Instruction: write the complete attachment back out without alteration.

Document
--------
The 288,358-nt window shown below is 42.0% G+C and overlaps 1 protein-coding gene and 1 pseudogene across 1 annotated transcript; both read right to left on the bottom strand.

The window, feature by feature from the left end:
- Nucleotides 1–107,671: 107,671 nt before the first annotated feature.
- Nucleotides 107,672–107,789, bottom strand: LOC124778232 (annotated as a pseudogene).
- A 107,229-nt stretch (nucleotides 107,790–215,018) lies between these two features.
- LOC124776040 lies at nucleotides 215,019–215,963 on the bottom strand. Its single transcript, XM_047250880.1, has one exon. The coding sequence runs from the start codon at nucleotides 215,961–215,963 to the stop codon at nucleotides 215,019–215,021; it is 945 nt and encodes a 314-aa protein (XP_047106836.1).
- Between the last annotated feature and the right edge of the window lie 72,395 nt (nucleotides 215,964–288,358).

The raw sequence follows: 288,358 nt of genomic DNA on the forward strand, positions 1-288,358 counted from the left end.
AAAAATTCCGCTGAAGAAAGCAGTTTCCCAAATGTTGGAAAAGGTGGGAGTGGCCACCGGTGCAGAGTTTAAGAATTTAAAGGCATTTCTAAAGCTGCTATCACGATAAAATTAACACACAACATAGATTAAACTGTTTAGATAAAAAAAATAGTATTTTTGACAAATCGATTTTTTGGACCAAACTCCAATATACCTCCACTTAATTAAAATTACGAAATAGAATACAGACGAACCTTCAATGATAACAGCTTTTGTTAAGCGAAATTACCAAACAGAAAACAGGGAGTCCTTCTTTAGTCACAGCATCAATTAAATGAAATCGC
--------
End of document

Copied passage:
The 288,358-nt window shown below is 42.0% G+C and overlaps 1 protein-coding gene and 1 pseudogene across 1 annotated transcript; both read right to left on the bottom strand.

The window, feature by feature from the left end:
- Nucleotides 1–107,671: 107,671 nt before the first annotated feature.
- Nucleotides 107,672–107,789, bottom strand: LOC124778232 (annotated as a pseudogene).
- A 107,229-nt stretch (nucleotides 107,790–215,018) lies between these two features.
- LOC124776040 lies at nucleotides 215,019–215,963 on the bottom strand. Its single transcript, XM_047250880.1, has one exon. The coding sequence runs from the start codon at nucleotides 215,961–215,963 to the stop codon at nucleotides 215,019–215,021; it is 945 nt and encodes a 314-aa protein (XP_047106836.1).
- Between the last annotated feature and the right edge of the window lie 72,395 nt (nucleotides 215,964–288,358).

The raw sequence follows: 288,358 nt of genomic DNA on the forward strand, positions 1-288,358 counted from the left end.
AAAAATTCCGCTGAAGAAAGCAGTTTCCCAAATGTTGGAAAAGGTGGGAGTGGCCACCGGTGCAGAGTTTAAGAATTTAAAGGCATTTCTAAAGCTGCTATCACGATAAAATTAACACACAACATAGATTAAACTGTTTAGATAAAAAAAATAGTATTTTTGACAAATCGATTTTTTGGACCAAACTCCAATATACCTCCACTTAATTAAAATTACGAAATAGAATACAGACGAACCTTCAATGATAACAGCTTTTGTTAAGCGAAATTACCAAACAGAAAACAGGGAGTCCTTCTTTAGTCACAGCATCAATTAAATGAAATCGC